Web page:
What happens if your income comes in below the minimum for the ACA?

Non-investing personal finance issues including insurance, credit, real estate, taxes, employment and legal issues such as trusts and wills
Topic Author
7out
Posts: 42
Joined: Sun Mar 12, 2017 1:22 pm

What happens if your income comes in below the minimum for the ACA?

Post by 7out »

I believe the minimum number in 2020 is $23,791 for a couple filing jointly.

I retired at the end of 2018; this is my 2nd year utilizing the premium tax credit. I was just over the minimum last year. I live on Social Security alone, @$1875 a month ($22,500 yr.) I will be just shy.

I live a very simple life, so far, I haven’t needed to use my IRA or emergency fund yet. I figure If I need a little more income, I can take $1300 out of my IRA to show more income? Is that right? I’m curious if I just leave it alone will I receive some sort of penalty.

In January I moved some of the money in my Vanguard Total Stock Fund into a Vanguard Total Bond Fund. I receive about $450 in dividends each month from that Bond fund, but I’m guessing that wont count as income as it is a dividend reinvestment.

I will turn 65 in December and will be starting Medicare, hopefully I will be able to have my wife continue with the ACA as she is 10 years behind me.

Thank you for any Help! It is much appreciated.
User avatar
telemark
Posts: 2729
Joined: Sat Aug 11, 2012 6:35 am

Re: What happens if your income comes in below the minimum for the ACA?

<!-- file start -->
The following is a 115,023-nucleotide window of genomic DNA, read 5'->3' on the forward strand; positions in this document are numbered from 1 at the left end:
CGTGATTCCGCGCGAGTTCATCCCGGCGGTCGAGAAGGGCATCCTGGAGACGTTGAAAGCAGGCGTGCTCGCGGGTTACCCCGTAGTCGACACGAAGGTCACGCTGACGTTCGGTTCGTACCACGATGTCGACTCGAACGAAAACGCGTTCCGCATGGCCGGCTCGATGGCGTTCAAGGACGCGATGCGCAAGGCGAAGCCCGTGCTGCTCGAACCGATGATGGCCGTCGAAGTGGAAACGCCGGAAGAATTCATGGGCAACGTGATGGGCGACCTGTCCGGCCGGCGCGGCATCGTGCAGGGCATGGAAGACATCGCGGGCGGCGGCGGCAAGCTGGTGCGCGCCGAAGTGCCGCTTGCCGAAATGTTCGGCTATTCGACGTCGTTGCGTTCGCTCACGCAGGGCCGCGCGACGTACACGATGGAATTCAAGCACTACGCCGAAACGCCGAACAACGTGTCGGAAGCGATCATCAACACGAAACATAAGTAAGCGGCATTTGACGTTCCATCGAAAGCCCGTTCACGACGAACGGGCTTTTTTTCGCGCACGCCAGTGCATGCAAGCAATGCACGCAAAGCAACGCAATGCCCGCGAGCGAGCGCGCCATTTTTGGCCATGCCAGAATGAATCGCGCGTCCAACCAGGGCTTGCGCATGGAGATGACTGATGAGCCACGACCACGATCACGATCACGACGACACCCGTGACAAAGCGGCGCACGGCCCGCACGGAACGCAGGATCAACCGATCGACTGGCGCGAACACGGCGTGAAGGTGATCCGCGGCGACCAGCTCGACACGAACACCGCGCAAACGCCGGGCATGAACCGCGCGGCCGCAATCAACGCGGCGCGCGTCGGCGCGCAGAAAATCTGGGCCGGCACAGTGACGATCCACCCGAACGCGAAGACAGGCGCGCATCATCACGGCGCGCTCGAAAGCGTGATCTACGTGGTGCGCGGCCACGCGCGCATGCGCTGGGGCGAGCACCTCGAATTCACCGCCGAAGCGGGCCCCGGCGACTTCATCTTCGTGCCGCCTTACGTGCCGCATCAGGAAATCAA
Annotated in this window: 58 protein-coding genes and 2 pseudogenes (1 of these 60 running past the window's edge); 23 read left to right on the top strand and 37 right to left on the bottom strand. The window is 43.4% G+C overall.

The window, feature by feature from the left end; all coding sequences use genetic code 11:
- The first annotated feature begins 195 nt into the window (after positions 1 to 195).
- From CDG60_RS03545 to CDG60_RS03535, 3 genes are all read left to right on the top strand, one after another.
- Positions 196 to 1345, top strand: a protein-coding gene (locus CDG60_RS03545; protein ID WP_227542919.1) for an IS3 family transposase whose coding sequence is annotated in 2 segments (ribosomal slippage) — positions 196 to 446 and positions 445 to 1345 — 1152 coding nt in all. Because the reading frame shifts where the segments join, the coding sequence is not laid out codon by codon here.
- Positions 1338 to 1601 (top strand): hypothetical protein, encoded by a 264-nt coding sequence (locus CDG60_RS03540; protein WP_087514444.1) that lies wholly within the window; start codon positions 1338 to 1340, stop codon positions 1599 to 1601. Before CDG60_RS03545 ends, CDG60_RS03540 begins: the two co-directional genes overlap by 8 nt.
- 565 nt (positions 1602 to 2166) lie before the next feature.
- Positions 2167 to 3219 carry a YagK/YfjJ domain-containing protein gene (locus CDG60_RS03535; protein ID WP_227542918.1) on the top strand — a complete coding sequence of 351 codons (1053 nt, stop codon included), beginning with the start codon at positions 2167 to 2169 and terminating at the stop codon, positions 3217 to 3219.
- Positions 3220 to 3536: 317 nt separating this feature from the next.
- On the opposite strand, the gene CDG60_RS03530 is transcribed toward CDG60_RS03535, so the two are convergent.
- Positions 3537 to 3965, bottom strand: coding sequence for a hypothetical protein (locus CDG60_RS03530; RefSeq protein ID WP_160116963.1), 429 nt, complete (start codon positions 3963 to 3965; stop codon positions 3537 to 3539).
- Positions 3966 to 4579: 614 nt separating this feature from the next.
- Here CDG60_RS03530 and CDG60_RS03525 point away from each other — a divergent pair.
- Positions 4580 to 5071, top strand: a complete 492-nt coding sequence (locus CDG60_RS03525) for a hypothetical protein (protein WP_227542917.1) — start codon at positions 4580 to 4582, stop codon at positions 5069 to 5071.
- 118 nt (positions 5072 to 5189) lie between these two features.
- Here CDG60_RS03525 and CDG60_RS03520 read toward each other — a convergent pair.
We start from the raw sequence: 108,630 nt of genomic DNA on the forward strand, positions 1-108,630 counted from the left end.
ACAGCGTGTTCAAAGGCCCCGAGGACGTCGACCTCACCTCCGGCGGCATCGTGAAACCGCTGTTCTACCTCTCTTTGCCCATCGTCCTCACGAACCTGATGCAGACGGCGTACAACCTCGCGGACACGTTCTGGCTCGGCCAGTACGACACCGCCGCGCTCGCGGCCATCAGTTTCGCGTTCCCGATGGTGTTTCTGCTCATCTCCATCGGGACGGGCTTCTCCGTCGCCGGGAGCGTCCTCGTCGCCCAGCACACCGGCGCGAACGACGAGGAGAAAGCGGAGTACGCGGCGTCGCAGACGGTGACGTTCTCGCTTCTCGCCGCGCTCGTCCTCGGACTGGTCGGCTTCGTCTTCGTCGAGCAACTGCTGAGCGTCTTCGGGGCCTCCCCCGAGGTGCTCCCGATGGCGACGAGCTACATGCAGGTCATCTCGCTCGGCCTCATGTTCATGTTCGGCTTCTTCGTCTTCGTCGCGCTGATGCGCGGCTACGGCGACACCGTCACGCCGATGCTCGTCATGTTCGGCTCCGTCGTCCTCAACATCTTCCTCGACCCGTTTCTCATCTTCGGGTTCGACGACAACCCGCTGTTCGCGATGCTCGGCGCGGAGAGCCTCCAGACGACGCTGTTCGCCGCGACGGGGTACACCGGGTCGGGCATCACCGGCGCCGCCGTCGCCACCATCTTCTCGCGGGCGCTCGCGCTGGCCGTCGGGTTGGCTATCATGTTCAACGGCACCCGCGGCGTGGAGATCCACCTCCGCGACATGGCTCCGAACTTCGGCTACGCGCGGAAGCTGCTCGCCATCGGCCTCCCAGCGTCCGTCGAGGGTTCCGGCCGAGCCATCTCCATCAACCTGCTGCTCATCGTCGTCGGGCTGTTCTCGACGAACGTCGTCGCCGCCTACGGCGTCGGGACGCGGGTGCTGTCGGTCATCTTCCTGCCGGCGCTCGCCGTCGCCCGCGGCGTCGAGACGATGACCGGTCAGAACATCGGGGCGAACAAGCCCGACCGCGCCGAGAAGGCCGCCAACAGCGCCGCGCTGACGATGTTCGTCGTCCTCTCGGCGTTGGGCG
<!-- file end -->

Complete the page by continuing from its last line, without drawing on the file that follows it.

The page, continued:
Post by telemark »

Your dividends count as taxable income if they are in a taxable account, not if they are in an IRA. You are not required to make withdrawals from the IRA until you turn 70, but you can do a small Roth conversion or withdrawal to bring your income up to the desired level.
User avatar
FiveK
Posts: 10290
Joined: Sun Mar 16, 2014 2:43 pm

Re: What happens if your income comes in below the minimum for the ACA?

Post by FiveK »

telemark wrote: Tue Sep 22, 2020 8:01 pm Your dividends count as taxable income if they are in a taxable account, not if they are in an IRA.
+1

7out, see MAGI for Affordable Care Act purposes for details.
Topic Author
7out
Posts: 42
Joined: Sun Mar 12, 2017 1:22 pm

Re: What happens if your income comes in below the minimum for the ACA?

Post by 7out »

oh cool, thanks for helping me understand the taxable account issue. I'll look into the small Roth conversion.

Thanks for the link FiveK!
KlangFool
Posts: 17683
Joined: Sat Oct 11, 2008 12:35 pm

Re: What happens if your income comes in below the minimum for the ACA?

Post by KlangFool »

OP,


Depending on which state you are in, in some states, if your income is too low for ACA subsidy, you may qualify for MEDICAID.


https://en.wikipedia.org/wiki/Medicaid


KlangFool
iamblessed
Posts: 734
Joined: Sat Jun 09, 2018 11:52 am

Re: What happens if your income comes in below the minimum for the ACA?

Post by iamblessed »

Dividends count as income. Another easy thing to do is buy wellesley or wellington in taxable. One year I owned oakbx a 60/40 fund it throws of a lot of income. If I had not done that I would have lost all my ACA help by the government.
Topic Author
7out
Posts: 42
Joined: Sun Mar 12, 2017 1:22 pm

Re: What happens if your income comes in below the minimum for the ACA?

Post by 7out »

Hey KlangFool, thanks for the reply. I live in Henderson, Nevada. Just outside of Vegas. From what I understand, you can only have $2,000 in cash or similar assets here. I payed off my home in 2017, I have $47,000 in my emergency fund which surprisingly enough I haven't touched yet in year 2 of retirement. I figure that fund alone takes me out of Medicaid. I was hoping that maybe my wife could qualify for Medicaid, but that savings is in both our names and she has her own IRA (value around $170,000 currently) I'm thinking she wont qualify either with me entering Medicare. Hopefully she can get something off the marketplace for 2021.

Hi iamblessed, my income is pretty low, are those wellesley or wellington funds something I should look at with the Roth conversion?